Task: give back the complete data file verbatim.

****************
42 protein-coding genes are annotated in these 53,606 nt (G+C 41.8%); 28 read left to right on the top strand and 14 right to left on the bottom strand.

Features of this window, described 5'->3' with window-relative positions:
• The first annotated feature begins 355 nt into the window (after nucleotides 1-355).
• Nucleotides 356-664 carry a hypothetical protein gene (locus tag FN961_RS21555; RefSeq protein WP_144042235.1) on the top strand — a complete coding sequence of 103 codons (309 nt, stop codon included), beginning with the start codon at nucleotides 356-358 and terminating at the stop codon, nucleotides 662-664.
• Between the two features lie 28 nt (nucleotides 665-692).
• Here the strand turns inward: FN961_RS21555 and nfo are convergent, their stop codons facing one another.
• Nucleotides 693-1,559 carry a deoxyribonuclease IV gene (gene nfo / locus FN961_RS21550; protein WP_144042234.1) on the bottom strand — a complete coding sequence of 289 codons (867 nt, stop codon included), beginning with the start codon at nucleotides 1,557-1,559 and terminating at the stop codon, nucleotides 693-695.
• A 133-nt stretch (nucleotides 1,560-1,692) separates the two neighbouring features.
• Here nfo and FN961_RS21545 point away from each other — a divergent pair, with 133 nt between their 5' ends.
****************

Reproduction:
42 protein-coding genes are annotated in these 53,606 nt (G+C 41.8%); 28 read left to right on the top strand and 14 right to left on the bottom strand.

Features of this window, described 5'->3' with window-relative positions:
• The first annotated feature begins 355 nt into the window (after nucleotides 1-355).
• Nucleotides 356-664 carry a hypothetical protein gene (locus tag FN961_RS21555; RefSeq protein WP_144042235.1) on the top strand — a complete coding sequence of 103 codons (309 nt, stop codon included), beginning with the start codon at nucleotides 356-358 and terminating at the stop codon, nucleotides 662-664.
• Between the two features lie 28 nt (nucleotides 665-692).
• Here the strand turns inward: FN961_RS21555 and nfo are convergent, their stop codons facing one another.
• Nucleotides 693-1,559 carry a deoxyribonuclease IV gene (gene nfo / locus FN961_RS21550; protein WP_144042234.1) on the bottom strand — a complete coding sequence of 289 codons (867 nt, stop codon included), beginning with the start codon at nucleotides 1,557-1,559 and terminating at the stop codon, nucleotides 693-695.
• A 133-nt stretch (nucleotides 1,560-1,692) separates the two neighbouring features.
• Here nfo and FN961_RS21545 point away from each other — a divergent pair, with 133 nt between their 5' ends.